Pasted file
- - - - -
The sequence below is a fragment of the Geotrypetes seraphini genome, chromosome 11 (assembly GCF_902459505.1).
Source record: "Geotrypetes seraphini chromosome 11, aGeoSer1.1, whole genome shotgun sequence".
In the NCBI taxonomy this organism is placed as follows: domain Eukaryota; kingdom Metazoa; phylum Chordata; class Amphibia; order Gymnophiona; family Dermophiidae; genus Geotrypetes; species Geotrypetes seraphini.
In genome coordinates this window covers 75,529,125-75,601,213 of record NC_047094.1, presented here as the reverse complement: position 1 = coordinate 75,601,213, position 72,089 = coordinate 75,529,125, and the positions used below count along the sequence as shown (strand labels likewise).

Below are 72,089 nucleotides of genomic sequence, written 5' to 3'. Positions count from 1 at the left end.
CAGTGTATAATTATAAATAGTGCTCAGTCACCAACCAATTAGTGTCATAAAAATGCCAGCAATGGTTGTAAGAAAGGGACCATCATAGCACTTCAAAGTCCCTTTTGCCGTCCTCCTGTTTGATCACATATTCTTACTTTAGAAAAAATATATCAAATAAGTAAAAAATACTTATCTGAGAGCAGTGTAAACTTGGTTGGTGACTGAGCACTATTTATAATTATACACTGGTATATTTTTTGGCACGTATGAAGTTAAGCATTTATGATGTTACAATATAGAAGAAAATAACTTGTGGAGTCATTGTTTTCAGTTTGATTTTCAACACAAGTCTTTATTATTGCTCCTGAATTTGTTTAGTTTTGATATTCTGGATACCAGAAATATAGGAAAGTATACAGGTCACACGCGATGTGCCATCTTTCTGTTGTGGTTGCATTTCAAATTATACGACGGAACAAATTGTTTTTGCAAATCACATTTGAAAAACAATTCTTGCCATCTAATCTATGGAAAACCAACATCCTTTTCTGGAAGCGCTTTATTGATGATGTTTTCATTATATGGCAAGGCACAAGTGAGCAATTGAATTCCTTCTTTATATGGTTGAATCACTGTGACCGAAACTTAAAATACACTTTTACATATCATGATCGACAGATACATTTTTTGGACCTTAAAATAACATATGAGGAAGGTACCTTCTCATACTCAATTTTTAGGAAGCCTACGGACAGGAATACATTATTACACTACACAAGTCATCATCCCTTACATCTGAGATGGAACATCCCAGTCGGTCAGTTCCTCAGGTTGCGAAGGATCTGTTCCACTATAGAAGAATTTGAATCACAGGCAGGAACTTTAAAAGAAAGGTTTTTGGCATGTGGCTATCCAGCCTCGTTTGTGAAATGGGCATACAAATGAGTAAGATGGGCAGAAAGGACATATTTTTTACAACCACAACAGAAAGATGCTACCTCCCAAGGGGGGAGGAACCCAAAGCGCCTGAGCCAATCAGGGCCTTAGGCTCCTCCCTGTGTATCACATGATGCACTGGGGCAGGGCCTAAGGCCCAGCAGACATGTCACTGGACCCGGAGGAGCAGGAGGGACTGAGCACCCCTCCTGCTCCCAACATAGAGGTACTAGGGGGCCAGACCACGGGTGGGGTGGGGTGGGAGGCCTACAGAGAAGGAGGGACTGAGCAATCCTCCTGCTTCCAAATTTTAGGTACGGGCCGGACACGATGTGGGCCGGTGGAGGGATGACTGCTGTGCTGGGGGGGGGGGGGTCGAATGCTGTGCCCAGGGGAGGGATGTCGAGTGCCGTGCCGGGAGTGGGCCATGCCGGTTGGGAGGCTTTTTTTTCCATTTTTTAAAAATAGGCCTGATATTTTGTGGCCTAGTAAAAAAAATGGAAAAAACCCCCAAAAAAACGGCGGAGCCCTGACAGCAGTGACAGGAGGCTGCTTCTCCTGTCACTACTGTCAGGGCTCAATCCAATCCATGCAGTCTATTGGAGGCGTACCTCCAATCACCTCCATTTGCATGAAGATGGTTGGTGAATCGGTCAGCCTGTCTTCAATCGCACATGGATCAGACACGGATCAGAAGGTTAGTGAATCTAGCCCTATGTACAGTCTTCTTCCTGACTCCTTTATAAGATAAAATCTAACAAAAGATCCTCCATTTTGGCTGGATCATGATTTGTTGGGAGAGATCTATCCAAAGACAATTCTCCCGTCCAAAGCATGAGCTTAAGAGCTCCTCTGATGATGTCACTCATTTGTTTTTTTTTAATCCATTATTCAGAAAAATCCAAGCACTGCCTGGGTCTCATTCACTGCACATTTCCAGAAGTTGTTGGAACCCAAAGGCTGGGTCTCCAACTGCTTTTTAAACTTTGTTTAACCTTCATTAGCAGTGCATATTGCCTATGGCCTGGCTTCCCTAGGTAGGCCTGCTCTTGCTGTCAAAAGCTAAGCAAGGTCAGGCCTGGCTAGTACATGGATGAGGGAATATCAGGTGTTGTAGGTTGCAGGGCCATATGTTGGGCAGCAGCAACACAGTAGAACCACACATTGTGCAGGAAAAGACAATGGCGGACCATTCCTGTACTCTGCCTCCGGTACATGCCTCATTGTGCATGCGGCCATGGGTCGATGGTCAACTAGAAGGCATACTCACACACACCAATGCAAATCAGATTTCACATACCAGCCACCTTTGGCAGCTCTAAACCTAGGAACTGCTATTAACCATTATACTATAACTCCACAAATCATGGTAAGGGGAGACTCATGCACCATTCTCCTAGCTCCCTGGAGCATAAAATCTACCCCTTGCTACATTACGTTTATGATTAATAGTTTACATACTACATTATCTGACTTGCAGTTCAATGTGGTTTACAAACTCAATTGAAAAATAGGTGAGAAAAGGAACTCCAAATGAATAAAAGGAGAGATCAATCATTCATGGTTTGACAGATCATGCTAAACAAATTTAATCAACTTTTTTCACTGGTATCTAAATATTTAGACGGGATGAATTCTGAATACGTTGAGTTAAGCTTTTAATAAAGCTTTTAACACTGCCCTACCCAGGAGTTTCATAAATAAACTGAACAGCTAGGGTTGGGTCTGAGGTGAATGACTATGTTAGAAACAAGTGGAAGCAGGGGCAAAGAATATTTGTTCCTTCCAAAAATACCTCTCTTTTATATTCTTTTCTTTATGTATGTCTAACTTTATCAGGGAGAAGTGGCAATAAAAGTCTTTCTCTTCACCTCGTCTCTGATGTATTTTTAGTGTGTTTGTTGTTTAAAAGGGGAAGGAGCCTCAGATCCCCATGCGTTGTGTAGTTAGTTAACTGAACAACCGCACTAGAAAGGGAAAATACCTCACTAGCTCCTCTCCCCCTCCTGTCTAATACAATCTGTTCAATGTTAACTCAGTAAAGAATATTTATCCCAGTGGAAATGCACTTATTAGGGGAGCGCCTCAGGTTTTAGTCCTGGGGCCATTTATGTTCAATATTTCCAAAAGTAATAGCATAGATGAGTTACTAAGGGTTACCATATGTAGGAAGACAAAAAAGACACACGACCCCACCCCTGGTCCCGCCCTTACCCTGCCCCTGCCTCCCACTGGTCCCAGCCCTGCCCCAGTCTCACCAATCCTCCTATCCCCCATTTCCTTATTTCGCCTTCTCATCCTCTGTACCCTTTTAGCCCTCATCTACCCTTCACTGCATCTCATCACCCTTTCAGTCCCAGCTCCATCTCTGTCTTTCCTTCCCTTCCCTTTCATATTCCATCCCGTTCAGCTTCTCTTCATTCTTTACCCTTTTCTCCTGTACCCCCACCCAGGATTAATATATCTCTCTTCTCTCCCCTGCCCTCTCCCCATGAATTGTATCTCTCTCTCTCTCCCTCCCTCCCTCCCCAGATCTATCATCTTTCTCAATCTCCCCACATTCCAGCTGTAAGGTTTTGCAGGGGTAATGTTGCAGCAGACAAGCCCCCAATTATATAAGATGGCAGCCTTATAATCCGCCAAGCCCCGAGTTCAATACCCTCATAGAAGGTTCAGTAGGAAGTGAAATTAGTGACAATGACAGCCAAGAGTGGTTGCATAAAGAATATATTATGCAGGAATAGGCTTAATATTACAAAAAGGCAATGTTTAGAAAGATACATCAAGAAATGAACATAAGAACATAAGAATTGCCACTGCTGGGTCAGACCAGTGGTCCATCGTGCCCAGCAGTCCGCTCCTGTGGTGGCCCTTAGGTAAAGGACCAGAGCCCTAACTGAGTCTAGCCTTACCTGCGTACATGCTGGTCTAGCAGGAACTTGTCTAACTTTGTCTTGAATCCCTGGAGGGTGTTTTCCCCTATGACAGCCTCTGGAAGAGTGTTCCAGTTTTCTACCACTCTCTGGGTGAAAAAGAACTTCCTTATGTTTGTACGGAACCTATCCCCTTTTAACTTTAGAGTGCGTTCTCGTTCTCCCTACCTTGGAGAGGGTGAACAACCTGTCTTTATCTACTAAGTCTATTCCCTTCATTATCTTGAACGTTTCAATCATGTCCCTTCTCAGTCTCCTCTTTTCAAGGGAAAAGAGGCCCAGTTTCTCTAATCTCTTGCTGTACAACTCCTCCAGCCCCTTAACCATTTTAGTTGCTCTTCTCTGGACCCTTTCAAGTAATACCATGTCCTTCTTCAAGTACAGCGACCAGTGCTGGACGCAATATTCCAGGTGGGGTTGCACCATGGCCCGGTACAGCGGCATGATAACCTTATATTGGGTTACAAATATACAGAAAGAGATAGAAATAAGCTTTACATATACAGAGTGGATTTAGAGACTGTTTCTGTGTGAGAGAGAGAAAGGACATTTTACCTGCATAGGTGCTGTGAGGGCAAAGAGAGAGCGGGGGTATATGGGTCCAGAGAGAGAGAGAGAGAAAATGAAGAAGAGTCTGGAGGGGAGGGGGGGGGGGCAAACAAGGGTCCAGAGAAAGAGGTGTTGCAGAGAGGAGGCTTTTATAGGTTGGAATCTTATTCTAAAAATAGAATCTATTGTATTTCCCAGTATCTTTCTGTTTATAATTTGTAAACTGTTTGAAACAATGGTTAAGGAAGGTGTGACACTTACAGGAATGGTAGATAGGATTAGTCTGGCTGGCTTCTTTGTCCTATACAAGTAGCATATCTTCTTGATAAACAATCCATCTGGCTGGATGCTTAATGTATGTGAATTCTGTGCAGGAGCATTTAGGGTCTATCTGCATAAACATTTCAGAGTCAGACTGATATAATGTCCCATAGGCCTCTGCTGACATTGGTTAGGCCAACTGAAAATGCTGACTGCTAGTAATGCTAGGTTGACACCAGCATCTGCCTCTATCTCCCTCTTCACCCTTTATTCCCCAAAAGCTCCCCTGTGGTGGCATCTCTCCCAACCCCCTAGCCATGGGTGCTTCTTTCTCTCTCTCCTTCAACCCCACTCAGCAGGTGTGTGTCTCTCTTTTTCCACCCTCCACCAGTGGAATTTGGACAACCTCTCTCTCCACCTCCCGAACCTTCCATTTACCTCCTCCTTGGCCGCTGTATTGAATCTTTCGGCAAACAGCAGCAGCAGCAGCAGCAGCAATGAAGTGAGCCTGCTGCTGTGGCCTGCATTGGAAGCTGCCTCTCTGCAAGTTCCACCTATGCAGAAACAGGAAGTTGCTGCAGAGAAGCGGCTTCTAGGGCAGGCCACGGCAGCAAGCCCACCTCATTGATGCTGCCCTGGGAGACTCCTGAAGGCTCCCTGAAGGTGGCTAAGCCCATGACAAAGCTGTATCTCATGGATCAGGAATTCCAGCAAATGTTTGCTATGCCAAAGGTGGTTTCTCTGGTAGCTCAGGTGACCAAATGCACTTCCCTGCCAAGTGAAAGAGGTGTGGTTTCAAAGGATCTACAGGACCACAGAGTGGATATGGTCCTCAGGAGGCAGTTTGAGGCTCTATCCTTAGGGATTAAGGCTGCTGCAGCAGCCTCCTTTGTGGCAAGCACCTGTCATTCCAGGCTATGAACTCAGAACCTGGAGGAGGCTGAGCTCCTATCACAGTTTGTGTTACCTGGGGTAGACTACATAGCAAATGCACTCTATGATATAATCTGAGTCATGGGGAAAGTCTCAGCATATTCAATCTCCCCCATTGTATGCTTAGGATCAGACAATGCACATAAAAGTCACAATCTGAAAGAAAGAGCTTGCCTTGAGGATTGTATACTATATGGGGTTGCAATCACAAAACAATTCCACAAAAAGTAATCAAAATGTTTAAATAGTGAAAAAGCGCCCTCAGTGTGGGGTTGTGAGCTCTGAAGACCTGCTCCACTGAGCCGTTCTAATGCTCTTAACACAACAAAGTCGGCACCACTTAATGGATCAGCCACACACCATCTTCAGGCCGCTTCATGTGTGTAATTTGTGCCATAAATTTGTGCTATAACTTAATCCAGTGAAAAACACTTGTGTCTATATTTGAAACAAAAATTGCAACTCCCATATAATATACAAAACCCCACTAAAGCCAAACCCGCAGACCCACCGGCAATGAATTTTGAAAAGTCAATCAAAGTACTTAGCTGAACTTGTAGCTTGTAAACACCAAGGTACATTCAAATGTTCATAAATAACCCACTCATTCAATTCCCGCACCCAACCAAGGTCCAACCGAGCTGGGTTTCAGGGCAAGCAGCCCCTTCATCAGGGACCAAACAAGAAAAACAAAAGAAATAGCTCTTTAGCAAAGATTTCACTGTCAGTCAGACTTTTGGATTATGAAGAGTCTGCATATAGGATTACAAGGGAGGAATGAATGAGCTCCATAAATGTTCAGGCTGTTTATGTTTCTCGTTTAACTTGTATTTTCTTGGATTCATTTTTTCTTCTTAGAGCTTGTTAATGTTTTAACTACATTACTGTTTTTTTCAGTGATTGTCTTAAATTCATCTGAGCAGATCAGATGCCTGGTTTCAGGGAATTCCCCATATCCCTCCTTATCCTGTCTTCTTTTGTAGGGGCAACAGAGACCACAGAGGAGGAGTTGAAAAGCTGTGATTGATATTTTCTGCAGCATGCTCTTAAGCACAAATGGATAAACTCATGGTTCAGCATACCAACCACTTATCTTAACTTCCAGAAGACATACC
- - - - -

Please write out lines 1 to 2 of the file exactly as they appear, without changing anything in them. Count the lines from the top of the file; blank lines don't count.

The sequence below is a fragment of the Geotrypetes seraphini genome, chromosome 11 (assembly GCF_902459505.1).
Source record: "Geotrypetes seraphini chromosome 11, aGeoSer1.1, whole genome shotgun sequence".